Many miraculous stories took place in Norway during World War II. Over the next several months, I'll be sharing some of these stories, starting with those from the initial German invasion in 1940.
Norway didn't expect to be drawn into World War II. Just as in World War I, the Norwegian government had declared its neutrality and worked hard to maintain this status. But early on during WWII, two major factors made this position untenable.
|Iron ore dug at Kiruna and Malmberget was railed to Luleå|
and Narvik. Courtesy of Wikipedia & Creative Commons
|Narvik, Norway. Public Domain. Courtesy of Wikipedia|
In early April 1940, the British navy laid mines in the waters off the Norwegian coast at Narvik in an effort to force German ships into international waters where the Allies could attack. Unfortunately, the British waited too long. The German invasion was on.
Today's post will focus on the firsthand accounts of Mrs. Florence Harriman who was U.S. Minister to Norway (now called Ambassador) before and during the early months of World War II.
On the morning of April 8, the U.S. Legation (Embassy) in Copenhagen, Denmark, phoned Mrs. Harriman in Norway and reported that a large body of German ships was passing through the Great Belt. This is a strait north of Germany, between two large islands in Denmark. Most officials, including the Norwegian government, thought the fleet was heading to the North Sea to engage the British Royal Navy in battle. The British even withdrew all their ships from Norwegian waters.
|The Blücher Which Led the German Fleet into Norway|
Courtesy of Wikipedia
Between 5:00 and 6:00 AM, Mrs. Harriman and others who had joined her at the American Legation made several trips to a newly-built bomb-proof room in the building. German bombers circled the city with Norwegian planes in pursuit. Anti-aircraft fire penetrated the early morning air.
The Norwegian Foreign minister notified Mrs. Harriman that the Court and Government were fleeing Oslo on a special train, and they wanted her to join them. Although she began packing, she was only given a twenty-minute notice of the 7:00 AM departure time, so she left in her Ford automobile at 9:45 AM along with other Americans.
|German Troops Marching Through Oslo on April 9, 1940|
Courtesy of Wikipedia and Creative Commons
|German Cruiser Blücher Sinking in Oslofjord|
National Archives of Norway @ Flikr Commons
After six hours, Mrs. Harriman and her party reached the city of Hamar, but no accommodations were available under any roof. When word came that the Nazis were headed to Hamar, the Norwegian Government, and the U.S., British, and French Legations traveled in a long line of automobiles to Elverum. After the King and Royal Family passed by, soldiers erected a barrier south of town. Later two hundred Germans were killed at this roadblock, including the German air attache.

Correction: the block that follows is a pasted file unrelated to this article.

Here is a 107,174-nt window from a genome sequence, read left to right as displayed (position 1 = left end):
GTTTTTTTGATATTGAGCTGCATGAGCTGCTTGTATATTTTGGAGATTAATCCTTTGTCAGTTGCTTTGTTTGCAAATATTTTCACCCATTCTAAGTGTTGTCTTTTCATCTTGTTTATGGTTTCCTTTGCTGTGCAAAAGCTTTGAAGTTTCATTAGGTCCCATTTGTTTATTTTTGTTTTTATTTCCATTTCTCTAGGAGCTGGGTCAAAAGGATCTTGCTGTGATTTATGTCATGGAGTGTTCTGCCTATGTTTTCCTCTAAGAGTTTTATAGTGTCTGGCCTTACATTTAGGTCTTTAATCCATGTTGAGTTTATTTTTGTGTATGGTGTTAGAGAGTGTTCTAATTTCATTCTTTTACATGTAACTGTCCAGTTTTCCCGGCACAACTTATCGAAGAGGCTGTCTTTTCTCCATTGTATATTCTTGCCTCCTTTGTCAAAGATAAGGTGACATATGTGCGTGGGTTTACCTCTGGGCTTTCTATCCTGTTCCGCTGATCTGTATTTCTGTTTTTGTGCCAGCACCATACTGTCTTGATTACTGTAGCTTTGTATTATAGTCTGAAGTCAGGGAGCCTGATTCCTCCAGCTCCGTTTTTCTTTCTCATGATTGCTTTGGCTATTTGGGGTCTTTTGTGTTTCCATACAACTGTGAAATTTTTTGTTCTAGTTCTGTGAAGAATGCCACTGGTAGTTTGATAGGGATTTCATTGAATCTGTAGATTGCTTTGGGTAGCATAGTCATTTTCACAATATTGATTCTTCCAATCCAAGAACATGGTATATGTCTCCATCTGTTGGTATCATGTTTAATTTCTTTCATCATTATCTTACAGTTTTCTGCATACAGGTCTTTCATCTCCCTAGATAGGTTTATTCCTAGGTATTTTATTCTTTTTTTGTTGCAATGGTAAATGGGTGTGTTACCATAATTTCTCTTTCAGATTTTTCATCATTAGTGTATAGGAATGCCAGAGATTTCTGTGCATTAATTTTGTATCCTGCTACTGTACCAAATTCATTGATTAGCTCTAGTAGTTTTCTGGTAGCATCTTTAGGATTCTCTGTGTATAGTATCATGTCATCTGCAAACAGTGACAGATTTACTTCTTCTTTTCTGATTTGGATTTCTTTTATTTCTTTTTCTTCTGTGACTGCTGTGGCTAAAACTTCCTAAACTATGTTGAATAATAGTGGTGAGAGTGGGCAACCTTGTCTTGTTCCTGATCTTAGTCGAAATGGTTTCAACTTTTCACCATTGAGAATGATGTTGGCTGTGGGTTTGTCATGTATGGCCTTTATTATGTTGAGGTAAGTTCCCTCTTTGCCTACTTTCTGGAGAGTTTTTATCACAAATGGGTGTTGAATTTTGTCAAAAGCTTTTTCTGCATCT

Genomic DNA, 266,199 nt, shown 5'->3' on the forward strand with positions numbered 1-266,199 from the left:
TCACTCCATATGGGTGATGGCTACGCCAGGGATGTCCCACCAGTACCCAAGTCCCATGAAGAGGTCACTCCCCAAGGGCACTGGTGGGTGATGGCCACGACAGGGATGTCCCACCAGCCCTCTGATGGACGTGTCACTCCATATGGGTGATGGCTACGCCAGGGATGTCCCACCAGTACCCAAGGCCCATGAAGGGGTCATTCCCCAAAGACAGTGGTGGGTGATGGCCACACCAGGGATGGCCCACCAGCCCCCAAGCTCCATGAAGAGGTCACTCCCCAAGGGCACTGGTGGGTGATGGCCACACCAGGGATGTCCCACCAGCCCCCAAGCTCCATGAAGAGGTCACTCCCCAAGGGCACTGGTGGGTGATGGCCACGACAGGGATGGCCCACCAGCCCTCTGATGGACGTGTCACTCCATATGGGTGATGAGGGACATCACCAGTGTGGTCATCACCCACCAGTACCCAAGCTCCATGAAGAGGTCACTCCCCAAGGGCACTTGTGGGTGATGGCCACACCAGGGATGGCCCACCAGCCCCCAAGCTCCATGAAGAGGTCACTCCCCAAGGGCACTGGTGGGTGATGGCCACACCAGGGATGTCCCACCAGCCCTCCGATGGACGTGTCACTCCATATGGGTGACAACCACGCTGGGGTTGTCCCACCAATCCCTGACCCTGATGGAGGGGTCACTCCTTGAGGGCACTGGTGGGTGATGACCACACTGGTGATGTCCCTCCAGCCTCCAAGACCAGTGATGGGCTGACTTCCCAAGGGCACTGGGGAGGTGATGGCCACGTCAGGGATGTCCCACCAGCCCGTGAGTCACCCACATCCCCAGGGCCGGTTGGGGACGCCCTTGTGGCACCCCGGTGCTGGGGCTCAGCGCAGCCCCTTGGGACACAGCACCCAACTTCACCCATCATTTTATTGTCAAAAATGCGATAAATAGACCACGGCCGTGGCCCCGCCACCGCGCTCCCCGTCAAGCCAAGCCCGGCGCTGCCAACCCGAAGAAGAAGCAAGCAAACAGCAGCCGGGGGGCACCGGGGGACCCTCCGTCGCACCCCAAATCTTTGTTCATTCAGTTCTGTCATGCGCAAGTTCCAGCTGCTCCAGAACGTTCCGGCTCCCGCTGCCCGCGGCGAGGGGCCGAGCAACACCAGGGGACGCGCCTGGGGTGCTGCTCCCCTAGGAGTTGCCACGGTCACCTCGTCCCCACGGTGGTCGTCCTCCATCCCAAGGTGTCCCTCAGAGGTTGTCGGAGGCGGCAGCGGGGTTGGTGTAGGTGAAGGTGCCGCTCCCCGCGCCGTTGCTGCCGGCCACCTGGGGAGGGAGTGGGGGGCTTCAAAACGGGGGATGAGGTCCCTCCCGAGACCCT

|Dept. of History United States Military Academy. Courtesy of Wikipedia.|
Upon reaching Elverum, the town was blacked out except for the brightly lit schoolhouse where the Norwegian Parliament, the Storting, was meeting. The King and Royal Family continued on to Trysil, seventy miles north, and Mrs. Harriman found lodging with a family outside Elverum. By 5:30 the following morning, German planes were attacking Elverum. The Germans flew at low altitudes and terrified the inhabitants with their deafening roar. When the bombing ended, only a church and Red Cross hospital remained. The Government escaped safely and retreated to Nybergsund.
The Norwegian Foreign Minister urged Mrs. Harriman to follow, but a barrier stood in her way and deep snow made the forests impassible. The Norwegians maneuvered her Ford around a barricade, and only the frozen ice kept her vehicle out of the nearby river. Upon reaching Nybergsund, Mrs. Harriman found the town wiped out and no walls standing. She had no idea where to find the King and Government. She later learned that the King and Crown Prince had run for their lives into the forest when the Nazis attacked.
|King Haakon and Crown Prince Olav Hiding in the Woods During Bombing|
Public Domain. Courtesy of Wikipedia
"'In this hour, the most difficult our country has ever known in a hundred years, I send the most pressing appeal to each of you to do all in your power to save the liberty and independence of Norway. We have been the victims of a lightning attack from a nation with which we have always maintained friendly relations. That nation has not hesitated to bomb the civil population, who are suffering intensely....They have employed against us, and against the civil population high explosives and incendiary bombs and also machine-gunned us in the most savage fashion....I thank all those who are today with me and the Government, and who are fighting at their posts of duty for the independence and preservation of Norway. I pray you all to treasure the memory of those who have already given their lives for this country. God protect Norway.'"
On the first of next month, I'll share more stories about the German invasion of Norway, including the final escape of the King and Royal Family.
Mission to the North by Frances Jaffray Harriman. J. B. Lippincott Company. 1941.
"German Cruiser Blücher," Wikipedia.
Cindy Stewart, a high school social studies teacher, church pianist, and inspirational historical fiction author, semi-finaled in the American Christian Fiction Writer’s 2017 Genesis contest, and won ACFW’s 2014 First Impressions contest in the historical category. Cindy is passionate about revealing God’s handiwork in history. She resides in North Georgia with her college sweetheart and husband of thirty-seven years and near her married daughter, son-in-law, and four adorable grandchildren. She’s currently writing a fiction series set in WWII Europe.
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